Country of origin: France Alcohol content: 15% Alcohol by Volume
For generations, Suze has been renowned for its original recipe and traditional production. Its aromatic complexity is the result of a subtle balance between fresh gentian and many different aromatic plants.
Low in alcohol (15% abv.), Suze is ideal for enjoying as an aperitif, whether neat or in cocktails. We personally like it on the rocks. You can also have a Suze and tonic.
In 1885, Fernand Moureaux inherited a family distillery in Maisons- Alfort. In order to rescue the company from the brink of bankruptcy, he joined forces with Henri Porte, his bank manager's son, to create a new aperitif. The two men believed in the future of chilled aperitifs and the power of a brand, so together they strove to create a new sort of aperitif, going against the grain of what was fashionable at the time: instead of basing their aperitif on wine, they used a plant — gentian!
The idea was ingenious, and in the heat of the following summer, the gentian aperitif quickly drew many enthusiasts. It even won over Parisians when, in 1889, Fernand Moureaux presented his aperitif at the World's Fair and was awarded the prestigious gold medal. To mark the event, the pavement cafés of Paris were festooned with eye-catching orange, the signature colour of what would henceforth be known as "Suze". Does it bear the name of Fernand Moureaux's sister-in-law, who loved the gentian aperitif, or a small river in Switzerland close to where Fernand harvested the ingredients for this celebrated formula for the first time? In fact, the origin of the name Suze remains a mystery to this day.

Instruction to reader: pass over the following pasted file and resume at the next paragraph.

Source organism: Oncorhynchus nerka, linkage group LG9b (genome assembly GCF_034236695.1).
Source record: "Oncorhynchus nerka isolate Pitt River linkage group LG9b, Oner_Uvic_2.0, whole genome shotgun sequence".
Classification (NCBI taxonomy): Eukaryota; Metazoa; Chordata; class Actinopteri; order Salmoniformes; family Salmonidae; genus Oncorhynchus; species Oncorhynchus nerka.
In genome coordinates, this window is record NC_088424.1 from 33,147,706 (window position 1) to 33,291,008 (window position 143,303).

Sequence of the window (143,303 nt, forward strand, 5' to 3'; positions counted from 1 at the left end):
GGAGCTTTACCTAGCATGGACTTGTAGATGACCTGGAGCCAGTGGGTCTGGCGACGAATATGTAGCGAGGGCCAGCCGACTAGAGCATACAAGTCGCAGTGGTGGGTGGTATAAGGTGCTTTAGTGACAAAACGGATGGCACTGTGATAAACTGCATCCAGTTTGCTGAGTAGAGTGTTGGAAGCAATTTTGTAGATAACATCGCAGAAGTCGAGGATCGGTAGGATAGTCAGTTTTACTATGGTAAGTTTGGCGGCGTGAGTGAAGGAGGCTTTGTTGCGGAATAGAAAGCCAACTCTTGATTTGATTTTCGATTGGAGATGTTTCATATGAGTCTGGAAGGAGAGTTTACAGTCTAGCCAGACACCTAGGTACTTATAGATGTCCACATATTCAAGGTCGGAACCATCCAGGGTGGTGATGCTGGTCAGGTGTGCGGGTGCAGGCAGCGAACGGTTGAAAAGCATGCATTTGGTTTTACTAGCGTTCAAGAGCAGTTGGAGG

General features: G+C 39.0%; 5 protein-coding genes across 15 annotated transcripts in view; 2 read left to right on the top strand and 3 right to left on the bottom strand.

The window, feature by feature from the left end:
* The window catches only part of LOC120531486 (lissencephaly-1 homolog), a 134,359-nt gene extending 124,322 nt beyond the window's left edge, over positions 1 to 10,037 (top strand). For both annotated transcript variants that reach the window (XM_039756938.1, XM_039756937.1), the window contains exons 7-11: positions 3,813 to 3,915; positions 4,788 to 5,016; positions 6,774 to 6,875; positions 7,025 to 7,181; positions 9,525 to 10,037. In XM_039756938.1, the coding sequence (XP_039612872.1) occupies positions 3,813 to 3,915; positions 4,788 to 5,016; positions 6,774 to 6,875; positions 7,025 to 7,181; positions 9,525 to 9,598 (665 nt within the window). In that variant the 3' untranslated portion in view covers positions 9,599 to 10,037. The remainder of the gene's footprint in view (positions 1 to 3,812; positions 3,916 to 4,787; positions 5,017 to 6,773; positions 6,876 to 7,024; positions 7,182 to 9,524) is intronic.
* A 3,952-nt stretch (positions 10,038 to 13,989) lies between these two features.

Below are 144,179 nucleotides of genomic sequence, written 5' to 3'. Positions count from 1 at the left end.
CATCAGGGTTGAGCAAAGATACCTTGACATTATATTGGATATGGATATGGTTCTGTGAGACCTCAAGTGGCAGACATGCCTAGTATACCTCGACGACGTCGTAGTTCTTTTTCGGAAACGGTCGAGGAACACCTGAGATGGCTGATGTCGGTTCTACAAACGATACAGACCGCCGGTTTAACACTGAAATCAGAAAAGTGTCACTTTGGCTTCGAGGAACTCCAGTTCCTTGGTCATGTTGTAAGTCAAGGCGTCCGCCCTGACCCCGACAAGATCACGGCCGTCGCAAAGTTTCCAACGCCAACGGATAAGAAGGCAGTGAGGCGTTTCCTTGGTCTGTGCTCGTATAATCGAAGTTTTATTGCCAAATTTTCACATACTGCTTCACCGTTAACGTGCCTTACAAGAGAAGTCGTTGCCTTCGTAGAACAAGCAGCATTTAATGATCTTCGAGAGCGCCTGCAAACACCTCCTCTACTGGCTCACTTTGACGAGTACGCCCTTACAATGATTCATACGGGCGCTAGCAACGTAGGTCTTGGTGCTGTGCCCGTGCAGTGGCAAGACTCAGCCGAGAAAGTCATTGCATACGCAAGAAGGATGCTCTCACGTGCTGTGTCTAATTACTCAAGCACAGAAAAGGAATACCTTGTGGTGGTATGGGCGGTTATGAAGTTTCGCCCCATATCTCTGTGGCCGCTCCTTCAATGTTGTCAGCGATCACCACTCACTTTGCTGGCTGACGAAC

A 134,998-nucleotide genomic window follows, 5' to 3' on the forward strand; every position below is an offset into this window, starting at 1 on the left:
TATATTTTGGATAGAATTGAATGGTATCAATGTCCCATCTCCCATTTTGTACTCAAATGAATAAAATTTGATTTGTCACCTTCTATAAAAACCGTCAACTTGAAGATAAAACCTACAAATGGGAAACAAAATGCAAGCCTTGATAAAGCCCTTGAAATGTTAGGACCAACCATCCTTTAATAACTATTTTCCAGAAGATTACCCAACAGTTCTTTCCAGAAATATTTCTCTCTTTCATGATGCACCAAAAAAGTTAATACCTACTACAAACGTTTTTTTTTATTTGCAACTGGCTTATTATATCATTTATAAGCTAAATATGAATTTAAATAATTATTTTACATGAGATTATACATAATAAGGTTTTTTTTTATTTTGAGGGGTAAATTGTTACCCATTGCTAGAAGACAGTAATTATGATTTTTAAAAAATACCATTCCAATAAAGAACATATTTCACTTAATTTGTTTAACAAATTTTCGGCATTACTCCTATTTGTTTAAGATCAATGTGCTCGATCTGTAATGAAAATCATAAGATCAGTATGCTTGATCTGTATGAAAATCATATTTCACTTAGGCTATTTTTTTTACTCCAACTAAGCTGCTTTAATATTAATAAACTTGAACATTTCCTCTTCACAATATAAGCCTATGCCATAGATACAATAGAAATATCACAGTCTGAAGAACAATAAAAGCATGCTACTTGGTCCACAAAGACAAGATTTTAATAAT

The famous aperitif is now produced in the historical factory in Thuir, in the Pyrénées Orientales department of France. It is an outstanding architectural structure and used to be a marshalling yard for the Byrrh cellars, whose designer was none other than Gustave Eiffel!
The ceiling, which is a composition made of corrugated iron and nuts and bolts, leaves no doubt to the identity of its creator; it echoes the Garabit viaduct, and of course, the Eiffel Tower. The Thuir factory now produces the Byrrh, Suze and Pernod Absinthe brands.
For generations, Suze has been renowned for its original recipe and traditional production. Its aromatic complexity is the result of a subtle balance between fresh gentian and many different aromatic plant extracts. Suze is made from both farmed gentian and wild gentian..
There are two gentian farms: one in Auvergne and the other in Seine Maritime. The first gentian crops date back to 197. They need lots of attention because the plant takes almost 10 years to reach full maturity. During its initial years, the plant needs protection, especially from other grasses, so that it can develop properly.
When the gentian has been picked, it is washed, cut and left to macerate in alcohol for at least a year. The juice of the gentian is then extracted by pressing its roots. Next, this juice is distilled in a still following a process that has been specially designed for making Suze, and which gives the product its signature. Then comes the final blending stage, when the gentian is combined with other aromatics.
This mastery of raw ingredients, from the pastures or fields to the traditional production process, and the respect for the time needed for each stage give Suze its unrivalled organoleptic character. The sweetness and depth of the aromas allow the bitterness of the gentian to express itself fully.